But he got what he wanted by holding millions of London commuters hostage and fighting the modernisation of the tube network, insofar as it involved any changes in staffing levels or conditions. In that respect, corporate life has moved on - companies and workers are no longer islands but ecosystems with stakeholders. Crow never really talked the language of stakeholders. He talked about his members.

His personal politics were also interesting. As a committed socialist, Crow still lived in a council house despite being a relatively wealthy man. He also viewed the EU as a Tory neoliberal project, and wanted out. In effect, he viewed it like hardline right wingers - getting in the way of the country we should be building.
posted by MuffinMan at 5:01 AM on March 11 [6 favorites]


Tories hated him. The Daily Mail hated him.

High praise, then.

RIP.
posted by eriko at 5:06 AM on March 11 [4 favorites]


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Didn't agree with everything he did but we do need more like him.



also agree with the comment above: "The worst part is that Boris Johnson" full stop!
posted by runincircles at 5:24 AM on March 11 [2 favorites]


Owen Jones tweeted: Bob Crow refused to accept the mantra of the "race to the bottom" and he was hated for it. Honour his memory: join a trade union
posted by DanCall at 5:25 AM on March 11 [6 favorites]


When people talk about Bob Crow being a left wing dinosaur,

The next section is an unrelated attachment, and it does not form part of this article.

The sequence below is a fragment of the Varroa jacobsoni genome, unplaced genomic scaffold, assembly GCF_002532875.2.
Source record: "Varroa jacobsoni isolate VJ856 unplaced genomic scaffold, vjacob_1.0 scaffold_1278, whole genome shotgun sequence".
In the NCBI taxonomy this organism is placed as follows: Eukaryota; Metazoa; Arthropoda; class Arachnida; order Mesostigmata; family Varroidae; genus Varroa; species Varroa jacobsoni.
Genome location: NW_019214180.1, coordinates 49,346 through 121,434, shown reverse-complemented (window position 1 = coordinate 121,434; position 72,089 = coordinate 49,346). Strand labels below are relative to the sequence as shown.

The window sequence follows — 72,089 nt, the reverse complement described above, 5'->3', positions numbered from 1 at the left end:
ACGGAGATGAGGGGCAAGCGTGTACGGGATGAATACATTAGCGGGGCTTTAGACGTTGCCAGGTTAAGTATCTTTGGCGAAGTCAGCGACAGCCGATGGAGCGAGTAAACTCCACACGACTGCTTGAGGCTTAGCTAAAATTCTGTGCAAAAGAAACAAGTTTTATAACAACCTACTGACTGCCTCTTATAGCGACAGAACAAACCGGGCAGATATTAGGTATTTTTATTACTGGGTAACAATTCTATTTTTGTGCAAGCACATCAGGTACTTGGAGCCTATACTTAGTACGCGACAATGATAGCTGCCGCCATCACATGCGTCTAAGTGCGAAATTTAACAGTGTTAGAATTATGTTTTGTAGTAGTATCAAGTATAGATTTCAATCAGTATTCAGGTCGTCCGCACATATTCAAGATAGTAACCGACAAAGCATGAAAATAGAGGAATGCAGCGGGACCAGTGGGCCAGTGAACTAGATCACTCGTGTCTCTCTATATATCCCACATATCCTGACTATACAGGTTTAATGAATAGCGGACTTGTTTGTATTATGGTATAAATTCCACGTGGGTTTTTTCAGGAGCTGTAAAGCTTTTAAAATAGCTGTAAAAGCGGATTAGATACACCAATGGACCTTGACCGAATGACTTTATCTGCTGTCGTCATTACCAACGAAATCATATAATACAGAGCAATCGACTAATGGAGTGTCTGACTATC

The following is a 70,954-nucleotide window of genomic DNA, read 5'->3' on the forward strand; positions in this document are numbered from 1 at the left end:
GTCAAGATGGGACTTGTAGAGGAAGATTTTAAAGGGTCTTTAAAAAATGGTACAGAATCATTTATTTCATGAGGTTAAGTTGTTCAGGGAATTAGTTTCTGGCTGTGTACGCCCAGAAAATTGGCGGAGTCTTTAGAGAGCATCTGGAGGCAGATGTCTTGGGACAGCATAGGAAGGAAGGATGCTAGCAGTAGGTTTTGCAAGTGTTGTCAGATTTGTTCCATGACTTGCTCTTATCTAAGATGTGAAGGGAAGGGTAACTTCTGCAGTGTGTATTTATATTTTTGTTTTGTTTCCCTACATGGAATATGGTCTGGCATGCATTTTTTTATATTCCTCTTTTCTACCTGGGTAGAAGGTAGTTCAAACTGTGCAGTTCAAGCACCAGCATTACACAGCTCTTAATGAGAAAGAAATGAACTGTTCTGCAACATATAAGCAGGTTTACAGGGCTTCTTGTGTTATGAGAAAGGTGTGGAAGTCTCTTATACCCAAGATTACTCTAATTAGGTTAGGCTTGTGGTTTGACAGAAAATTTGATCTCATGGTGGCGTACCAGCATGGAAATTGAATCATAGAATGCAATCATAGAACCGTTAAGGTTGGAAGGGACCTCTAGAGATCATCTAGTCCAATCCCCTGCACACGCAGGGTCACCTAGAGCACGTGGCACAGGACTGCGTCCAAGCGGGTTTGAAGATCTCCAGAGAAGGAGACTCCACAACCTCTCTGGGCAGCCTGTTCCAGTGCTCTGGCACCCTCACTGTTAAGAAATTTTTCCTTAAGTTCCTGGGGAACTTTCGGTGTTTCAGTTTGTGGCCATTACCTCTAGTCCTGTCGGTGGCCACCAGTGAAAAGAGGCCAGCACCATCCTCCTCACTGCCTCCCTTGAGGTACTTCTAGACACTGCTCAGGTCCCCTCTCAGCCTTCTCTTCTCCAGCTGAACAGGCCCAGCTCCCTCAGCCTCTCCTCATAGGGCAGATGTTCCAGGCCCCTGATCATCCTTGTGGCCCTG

He died at the age of 52 which is too young to be calling anyone a dinosaur. He seemed to be the sort of man you could profoundly disagree with and still have the highest respect for.
posted by three blind mice at 5:28 AM on March 11


He was widely respected and liked even by the management side at LU and among the mayor's staff, even if that wasn't always apparent. Far from being a totally intransigent radical dinosaur, he was solidly at the centre of the RMT leadership and could always be counted on to come to a reasonable agreement eventually. That those agreements always ended up being rather good for his members without pushing the companies they worked for farther than they could afford to be pushed is a testament to his political acumen, comprehensive industry knowledge, and good tactical senses.
posted by atrazine at 5:28 AM on March 11 [2 favorites]


Jesus Christ, I was just listening to him on Radio 4, yesterday.

Hang in there, Mick Whelan.
posted by Decani at 5:42 AM on March 11


But he got what he wanted by holding millions of London commuters hostage

That's the whole point of industrial action; the willful ignorance of news reporters shocked, shocked to discover with each new RMT strike that this meant people couldn't take the Tube drives me nuts.
posted by MartinWisse at 5:42 AM on March 11 [13 favorites]


Bob Crow's gift to the future will be a Tube system with no drivers.
posted by Segundus at 5:43 AM on March 11 [1 favorite]


People who refer to strike action as "holding X hostage" really are bloody irritating. I mean, do they even get why workers withdraw their labour as a tactic? Do they honestly not understand why that's a thing?
posted by Decani at 5:46 AM on March 11 [11 favorites]


Do they honestly not understand why that's a thing?

Yes, they get it. I can't speak for everyone else, but, as you surely know as a London train driver: in virtue of running a part of infrastructure, as opposed to a car factory or printworks, strikes are especially powerful in terms of impact on customers. In effect, they give workers more leverage.

Which is fine if you believe that the inconvenience and cost caused to x million commuters is the appropriate response to whatever negotiation is causing the disagreement between management and unions. If not, it isn't.
posted by MuffinMan at 5:56 AM on March 11 [2 favorites]